Prevalence of Chronic Orofacial Pain in Elderly Patients Referred to Shiraz Dental School From 2005 to 2017

AUTHORS

Reza Derafshi 1 , Fahimeh Rezazadeh 2 , Janan Ghapanchi 3 , * , Delaram Basandeh Sharif 4 , Mitra Farzin 1

1 Department of Prosthodontics, School of Dentistry, Shiraz University of Medical Sciences, Shiraz, Iran

2 Department of Oral and Maxillofacial Medicine, Oral and Dental Disease Research Center, School of Dentistry, Shiraz University of Medical Sciences, Shiraz, Iran

3 Department of Oral and Maxillofacial Medicine, School of Dentistry, Shiraz University of Medical Sciences, Shiraz, Iran

4 Undergraduate Student, Student Research Committee, School of Dentistry, Shiraz University of Medical Sciences, Shiraz, Iran

How to Cite: Derafshi R, Rezazadeh F, Ghapanchi J, Basandeh Sharif D, Farzin M. Prevalence of Chronic Orofacial Pain in Elderly Patients Referred to Shiraz Dental School From 2005 to 2017, Anesth Pain Med. 2019 ; 9(6):e91182. doi: 10.5812/aapm.91182.

ARTICLE INFORMATION

Anesthesiology and Pain Medicine: 9 (6); e91182
Published Online: December 7, 2019
Article Type: Research Article
Received: March 3, 2019
Revised: October 2, 2019
Accepted: October 24, 2019
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Abstract

Background: Orofacial pain is presented mainly as a pain in the front part of the head, including the oral cavity. Adult and elderly patients are important target groups affected by this chronic pain, which may cause several problems.

Methods: In this cross-sectional study, the characteristics of patients who suffered from orofacial pain were evaluated. The data such as patients’ gender, age, pain diagnoses, treatments, responses to treatments, duration and severity of pain, and disability were collected from their records. The diagnoses were provided based on the characteristics of pain, X-ray findings, physiological findings, lab tests, nerve block injection, and a drug challenge test.

Results: Among all the 5,221 patients referred to Oral and Maxillofacial Medicine and Prosthodontics Department, 583 (11.16%) reported orofacial pain as the chief complaint. The frequency of orofacial pain was more prevalent among women than men. Burning mouth syndrome was the most prevalent cause of orofacial pain in the elderly, followed by temporomandibular disorder and trigeminal neuralgia.

Conclusions: Most cases of orofacial pain in elderly patients were burning mouth syndrome, temporomandibular disorder, and neuralgia. It was more observed in females than males with the mean age of 55.3 ± 10.7 years old.

Copyright © 2019, Author(s). This is an open-access article distributed under the terms of the Creative Commons Attribution-NonCommercial 4.0 International License (http://creativecommons.org/licenses/by-nc/4.0/) which permits copy and redistribute the material just in noncommercial usages, provided the original work is properly cited.

1. Background

Orofacial pain (OFP) is presented mainly as a pain in the front part of the head, including the oral cavity. The origin of the pain may be musculoskeletal, dental, neural, or paranasal sinuses (1). Orofacial pain is referred to as pains in the face (under eye up to the neck) and mouth (2). In some cases, appropriate diagnosis may be overlooked or delayed, resulting in unsuitable management and sustained symptoms (1).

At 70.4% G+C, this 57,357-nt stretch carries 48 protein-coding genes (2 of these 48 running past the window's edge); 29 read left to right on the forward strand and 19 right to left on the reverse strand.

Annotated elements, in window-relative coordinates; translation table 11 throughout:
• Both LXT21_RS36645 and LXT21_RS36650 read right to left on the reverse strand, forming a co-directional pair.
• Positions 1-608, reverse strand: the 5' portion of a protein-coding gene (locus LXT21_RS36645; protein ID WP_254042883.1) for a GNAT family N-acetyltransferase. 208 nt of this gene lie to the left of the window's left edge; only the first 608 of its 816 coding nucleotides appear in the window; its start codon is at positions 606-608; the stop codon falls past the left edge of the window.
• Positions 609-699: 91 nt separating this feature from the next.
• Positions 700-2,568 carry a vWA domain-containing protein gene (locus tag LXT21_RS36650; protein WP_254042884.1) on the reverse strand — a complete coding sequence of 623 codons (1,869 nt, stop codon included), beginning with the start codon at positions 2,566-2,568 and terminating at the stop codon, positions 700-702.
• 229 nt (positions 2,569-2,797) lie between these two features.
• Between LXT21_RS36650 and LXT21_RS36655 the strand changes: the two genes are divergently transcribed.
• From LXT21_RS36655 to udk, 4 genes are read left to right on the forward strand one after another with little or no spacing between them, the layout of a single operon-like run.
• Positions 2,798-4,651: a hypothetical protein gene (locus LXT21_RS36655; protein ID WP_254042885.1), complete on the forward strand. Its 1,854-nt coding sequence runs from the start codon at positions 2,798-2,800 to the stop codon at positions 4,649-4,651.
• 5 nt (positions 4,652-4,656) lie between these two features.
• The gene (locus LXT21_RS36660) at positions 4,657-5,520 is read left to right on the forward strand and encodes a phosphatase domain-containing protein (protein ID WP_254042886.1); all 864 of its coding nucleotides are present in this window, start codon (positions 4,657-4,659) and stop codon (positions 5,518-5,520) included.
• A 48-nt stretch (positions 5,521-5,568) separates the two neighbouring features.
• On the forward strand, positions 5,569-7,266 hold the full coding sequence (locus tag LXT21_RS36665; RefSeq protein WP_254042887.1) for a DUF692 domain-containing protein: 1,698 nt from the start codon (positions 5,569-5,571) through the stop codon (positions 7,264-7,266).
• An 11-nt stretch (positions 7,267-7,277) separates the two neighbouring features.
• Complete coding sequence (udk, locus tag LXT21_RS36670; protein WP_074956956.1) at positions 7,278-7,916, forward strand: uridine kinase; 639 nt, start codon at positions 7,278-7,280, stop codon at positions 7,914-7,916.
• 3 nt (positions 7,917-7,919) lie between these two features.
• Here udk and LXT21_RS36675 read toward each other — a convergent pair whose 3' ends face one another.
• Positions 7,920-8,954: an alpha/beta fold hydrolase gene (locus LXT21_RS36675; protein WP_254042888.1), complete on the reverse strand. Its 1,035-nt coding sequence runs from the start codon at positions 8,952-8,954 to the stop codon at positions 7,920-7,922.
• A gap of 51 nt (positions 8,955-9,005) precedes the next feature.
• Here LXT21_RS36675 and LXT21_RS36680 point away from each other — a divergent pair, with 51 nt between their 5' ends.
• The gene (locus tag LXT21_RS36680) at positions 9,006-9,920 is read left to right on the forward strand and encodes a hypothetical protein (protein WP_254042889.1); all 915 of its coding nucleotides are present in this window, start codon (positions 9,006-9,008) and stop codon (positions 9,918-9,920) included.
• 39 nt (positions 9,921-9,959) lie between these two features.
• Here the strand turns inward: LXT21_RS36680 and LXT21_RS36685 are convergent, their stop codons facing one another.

The trigeminal nerve is the largest sensory nerve in the human body, defending the vital organs that support our survival (brain, eyes, nose, mouth). Unsurprisingly, discomfort in the trigeminal system is often irresistible and inevitable for the affected individual (3). Chronic pain is determined as pain staying for more than 12 weeks. Otherwise, it may be related to autoimmune illness or central/peripheral sensitization. In older individuals, neuropathy or arthritis are the main cause of chronic pain (4). The prevalence of OFP varies from 1.3% to 48.4%. Some studies on OFP have shown joblessness and diminished work efficacy among affected patients (5).

Trigeminal neuralgia (TN) is a long-lasting pain triggering the trigeminal nerve. There are two main forms: typical and atypical. The typical type causes periods of intensive, unexpected, shock-like pain in the affected side of the face that continues for seconds to a few minutes. The atypical type makes a continuous burning pain that is not very severe. Episodes may be activated by any touch to the face. In some cases, both types may occur in the same case. It is one of the most long-lasting painful disorders that can cause depression. Burning mouth syndrome (BMS) is an undesirable feeling in the mouth with no primary dental or medical source. No associated signs of illness are distinguished in the oral cavity (6).

Temporomandibular joint dysfunction (TMD) is a type of pain and impairment of masticatory muscles and temporomandibular joints. The most significant finding is pain, followed by limited mandibular movement (7, 8).

2. Objectives

Few studies have evaluated chronic orofacial pain in elderly patients, especially in Iran. Therefore, this study was conducted to evaluate the prevalence of chronic facial pain in elderly patients referred to Shiraz Dental School from 2005 to 2017.

3. Methods

The study was a cross-sectional study aimed to evaluate the prevalence of orofacial pain in elderly subjects referred to the Shiraz Oral Medicine and Prosthodontics Department (Iran) during the past 12 years from October 2005 to August 2017, retrospectively. The local Ethics Committee of Shiraz University of Medical Science approved this research. The informed consent was obtained from all patients. The patient file included sex, age, medical and dental history, medicine usage, clinical examination, and a detailed history of the pain duration, condition and symptom. A thorough history of synchronism of dental procedure, parafunctional habits or some psychoemotional disorders (depression or anxiety) and pain onset was obtained. For a definitive diagnosis, other than obtaining a complete history, where appropriate, laboratory procedures, radiography and drug challenge tests were also performed. Incomplete patients’ records and undiagnosed subjects were excluded from the study. The OFP generally includes four main groups: temporomandibular disorders (TMD), neuralgia, psychological facial pain, and others (headache, odontogenic, sinusitis, etc.) based on the International Association for the Study of Pain (IASP) criteria. Pain severity at the base time and recall sessions was assessed by the Visual Analogue scale (VAS) and categorized to mild (1 - 4), moderate (5 - 7), and severe (8 - 10). Response to treatment also was described as complete remission/significant improvement, partial response, and no response.

3.1. Statistical Analysis

Data were analyzed using the SPSS software (SPSS, version 22, Hong Kong) using descriptive statistical methods (means, standard deviations, median and percentages) and chi-square test. The level of significance was α = 0.05.

4. Results

From 5,221 patients’ files of Oral Medicine and Prosthodontics Department, 583 (11.16%) OFP files were gathered of which 39 were incomplete or undiagnosed.